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Banks, co-host of the Packet Pushers Podcast, has been managing networks for higher ed, government, financial services and tech organizations since 1995. Auto Cable Wire
Banks, co-host of the Packet Pushers Podcast, has been managing networks for higher ed, government, financial services and tech organizations since 1995.
When’s the last time you thought about the network wires in your school’s walls? Probably not recently. Cabling is one of those features of our networks that we often take for granted. We plug in a phone, desktop or server, the link comes up, and that’s about the end of it.
However, the importance of network cabling can’t be overstated. As our schools come to rely more on wireless connectivity, the quality of the cable that backhauls our wireless traffic from the access point to the internet matters. The cable uplinking an access point impacts all devices using that AP.
Ethernet network speeds have increased over time, and cables have evolved to support new speeds. Cabling plants are long-lived — lifespans of 20-plus years are common — so there is a good chance your school’s cabling is stuck in the past.
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Your cabling plant has lasted so long because even old cable supports Ethernet speeds up to 1 gigabit per second. For traffic like web browsing, email, social media and even video streaming, 1Gbps is a lot of capacity.
Historically, schools have done well with 1Gbps connectivity, but in recent years, advances in wireless technology mean that modern AP radios can carry several gigabits per second of traffic. To backhaul all that traffic to the wired network, modern Wi-fi 6E APs ship with Ethernet ports capable of 2.5Gbps or 5Gbps.
Will your school’s aging cable plant be able to run at speeds of 2.5Gbps or 5Gbps? As with many things in IT, it depends, but the likelihood is that your results will vary. To understand why, let’s take a look at cabling types.
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The cable in your school’s walls is a type of copper twisted-pair cable, no different than a network patch cable you can buy at a home improvement store. Inside this cable, you’ll find four pairs of tiny, color-coded wires, each pair twisted together.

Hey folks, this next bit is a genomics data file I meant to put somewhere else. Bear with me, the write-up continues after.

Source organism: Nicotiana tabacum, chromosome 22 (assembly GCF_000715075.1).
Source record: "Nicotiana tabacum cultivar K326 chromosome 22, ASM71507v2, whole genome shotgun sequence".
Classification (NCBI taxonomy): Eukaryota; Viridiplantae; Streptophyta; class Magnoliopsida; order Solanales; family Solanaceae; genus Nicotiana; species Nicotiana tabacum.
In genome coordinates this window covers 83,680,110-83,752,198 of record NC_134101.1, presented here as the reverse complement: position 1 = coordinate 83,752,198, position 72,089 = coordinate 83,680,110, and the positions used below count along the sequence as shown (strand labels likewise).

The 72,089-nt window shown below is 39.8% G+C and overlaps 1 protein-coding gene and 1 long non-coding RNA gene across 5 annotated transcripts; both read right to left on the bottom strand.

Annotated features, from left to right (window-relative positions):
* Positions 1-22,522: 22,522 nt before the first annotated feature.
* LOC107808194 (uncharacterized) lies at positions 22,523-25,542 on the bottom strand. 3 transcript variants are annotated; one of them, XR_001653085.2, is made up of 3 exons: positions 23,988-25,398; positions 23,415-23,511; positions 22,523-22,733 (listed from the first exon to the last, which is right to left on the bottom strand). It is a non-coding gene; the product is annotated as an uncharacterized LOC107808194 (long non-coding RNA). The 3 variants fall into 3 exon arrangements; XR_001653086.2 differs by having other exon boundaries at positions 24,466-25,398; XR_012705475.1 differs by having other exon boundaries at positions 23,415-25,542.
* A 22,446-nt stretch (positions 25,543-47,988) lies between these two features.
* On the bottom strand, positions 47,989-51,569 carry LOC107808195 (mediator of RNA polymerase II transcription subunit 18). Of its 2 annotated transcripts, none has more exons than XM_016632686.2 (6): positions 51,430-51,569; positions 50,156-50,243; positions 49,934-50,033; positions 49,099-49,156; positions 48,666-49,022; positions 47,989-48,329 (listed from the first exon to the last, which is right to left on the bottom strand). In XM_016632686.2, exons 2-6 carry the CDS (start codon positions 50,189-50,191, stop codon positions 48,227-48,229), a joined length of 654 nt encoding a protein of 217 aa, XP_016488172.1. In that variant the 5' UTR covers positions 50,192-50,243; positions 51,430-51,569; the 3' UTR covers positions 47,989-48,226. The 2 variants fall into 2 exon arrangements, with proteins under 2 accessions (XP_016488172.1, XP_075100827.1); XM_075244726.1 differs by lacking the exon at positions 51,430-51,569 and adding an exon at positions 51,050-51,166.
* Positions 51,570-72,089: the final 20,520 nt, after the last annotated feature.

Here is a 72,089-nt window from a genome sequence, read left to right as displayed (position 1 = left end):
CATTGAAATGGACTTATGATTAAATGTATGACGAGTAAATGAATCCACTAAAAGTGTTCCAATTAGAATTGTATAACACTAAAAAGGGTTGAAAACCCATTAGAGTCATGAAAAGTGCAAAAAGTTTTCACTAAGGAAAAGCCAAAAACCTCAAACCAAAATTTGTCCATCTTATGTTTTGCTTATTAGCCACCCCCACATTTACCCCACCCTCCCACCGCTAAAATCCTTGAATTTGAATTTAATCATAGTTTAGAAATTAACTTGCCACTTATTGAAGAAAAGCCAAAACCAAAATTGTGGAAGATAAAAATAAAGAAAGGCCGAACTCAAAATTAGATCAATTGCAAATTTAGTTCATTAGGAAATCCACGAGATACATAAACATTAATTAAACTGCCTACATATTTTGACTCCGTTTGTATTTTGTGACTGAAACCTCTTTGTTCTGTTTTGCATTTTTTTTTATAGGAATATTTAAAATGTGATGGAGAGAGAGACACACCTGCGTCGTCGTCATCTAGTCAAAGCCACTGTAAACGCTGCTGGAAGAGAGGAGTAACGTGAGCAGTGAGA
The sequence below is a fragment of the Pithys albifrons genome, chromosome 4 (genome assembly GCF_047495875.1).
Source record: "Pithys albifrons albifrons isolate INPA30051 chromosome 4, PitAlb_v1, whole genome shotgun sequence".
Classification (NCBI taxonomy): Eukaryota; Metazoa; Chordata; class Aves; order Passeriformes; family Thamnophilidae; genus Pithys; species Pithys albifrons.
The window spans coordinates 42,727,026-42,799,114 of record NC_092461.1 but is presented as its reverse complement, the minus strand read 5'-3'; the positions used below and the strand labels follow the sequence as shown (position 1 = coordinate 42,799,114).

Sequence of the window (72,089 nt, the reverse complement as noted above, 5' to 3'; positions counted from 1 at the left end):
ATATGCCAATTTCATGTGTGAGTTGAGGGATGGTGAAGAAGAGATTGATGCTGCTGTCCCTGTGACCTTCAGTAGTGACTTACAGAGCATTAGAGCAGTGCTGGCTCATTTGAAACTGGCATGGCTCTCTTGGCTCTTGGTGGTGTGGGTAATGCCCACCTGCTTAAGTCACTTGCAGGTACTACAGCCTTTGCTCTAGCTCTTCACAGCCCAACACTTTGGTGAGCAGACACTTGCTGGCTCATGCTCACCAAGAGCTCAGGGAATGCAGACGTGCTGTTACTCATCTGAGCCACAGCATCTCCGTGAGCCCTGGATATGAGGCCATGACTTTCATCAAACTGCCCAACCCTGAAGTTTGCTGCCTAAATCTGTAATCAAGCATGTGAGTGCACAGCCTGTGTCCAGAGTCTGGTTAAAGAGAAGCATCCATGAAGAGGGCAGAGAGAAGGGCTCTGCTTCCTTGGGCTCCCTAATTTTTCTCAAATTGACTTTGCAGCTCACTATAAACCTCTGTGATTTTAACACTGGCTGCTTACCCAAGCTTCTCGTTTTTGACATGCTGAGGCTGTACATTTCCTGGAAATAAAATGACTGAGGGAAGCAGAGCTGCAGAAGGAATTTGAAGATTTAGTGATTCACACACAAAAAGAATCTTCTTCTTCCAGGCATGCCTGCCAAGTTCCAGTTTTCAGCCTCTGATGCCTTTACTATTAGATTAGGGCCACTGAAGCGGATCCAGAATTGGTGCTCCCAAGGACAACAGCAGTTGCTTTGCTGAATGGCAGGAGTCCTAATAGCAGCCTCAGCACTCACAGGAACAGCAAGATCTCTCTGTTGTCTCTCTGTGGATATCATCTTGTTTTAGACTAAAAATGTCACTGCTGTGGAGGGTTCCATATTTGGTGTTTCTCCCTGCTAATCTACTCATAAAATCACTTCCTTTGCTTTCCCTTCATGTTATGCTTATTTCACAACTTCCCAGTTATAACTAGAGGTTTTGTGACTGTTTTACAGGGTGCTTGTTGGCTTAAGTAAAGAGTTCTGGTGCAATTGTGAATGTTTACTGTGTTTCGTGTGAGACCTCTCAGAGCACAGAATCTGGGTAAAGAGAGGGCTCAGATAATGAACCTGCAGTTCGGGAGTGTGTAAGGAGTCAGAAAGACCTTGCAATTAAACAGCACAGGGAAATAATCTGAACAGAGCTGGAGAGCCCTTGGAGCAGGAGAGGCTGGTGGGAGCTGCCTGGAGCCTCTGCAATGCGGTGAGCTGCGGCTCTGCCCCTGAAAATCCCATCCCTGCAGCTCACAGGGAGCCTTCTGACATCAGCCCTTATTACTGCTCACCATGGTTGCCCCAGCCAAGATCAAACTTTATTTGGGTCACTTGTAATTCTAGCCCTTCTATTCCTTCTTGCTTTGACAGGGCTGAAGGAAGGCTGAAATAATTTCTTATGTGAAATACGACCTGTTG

Like an antenna, these copper cables pick up signals in the air around them and from adjacent network cables. This can corrupt the electrical signals cables use to carry network traffic, causing poor performance and speed limitations.
The percentage of school districts surveyed that have a typical connection speed of 1Gbps between the wireless access point and the local area network
The purpose of the twists is to improve signal integrity by helping the cable reject interference. Higher cable grades have a higher number of twists per foot and, sometimes include guides that separate the pairs. Some cable types add foil shielding. The more twists and the more shielding, the higher the speed the cable will support.
How can you tell the capabilities of a cable? The industry has created specifications that tell us, such as CAT 5E, CAT 6, CAT 6A, CAT 7, CAT 7A and CAT 8.
Although CAT 5E has been widely deployed for more than 20 years, it’s unlikely to be used for new installations. CAT 5E supports up to 2.5Gbps over 100 meters. However, CAT 5E is more sensitive to interference than higher grades of cable, and it can struggle when pushed to its limits.
CAT 6 adds a pair-separating guide, helping it resist interference better than CAT 5E. CAT 6 supports 1Gbps up to 100 meters and 10Gbps up to 55 meters.
CAT 6A is similar to CAT 6, but increases the number of twists per foot and the gauge of the copper conductors, pushing 10Gbps up to 100 meters. CAT 6A is thicker and heavier than CAT 6.
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CAT 7 and CAT 7A are nonstandard cable specifications, independently created and not based on standards of the Institute of Electrical and Electronics Engineers. Most schools should ignore CAT 7 and CAT 7A cabling.
CAT 8 has a high number of twists per foot and multiple layers of shielding. There are two types of CAT 8: CAT 8.1 supports 25Gbps over 30 meters. CAT 8.2 supports 40Gbps over 30 meters. CAT 8 is thick, heavy and stiff compared with other cable types on this list, and it is costlier to install.
Choosing the right cable requires finding the right trade-off between speed, distance and longevity, while working within budget.
When it is time to upgrade, work with a professional cable installer to determine your cabling plant’s capabilities and the right cable for your school.
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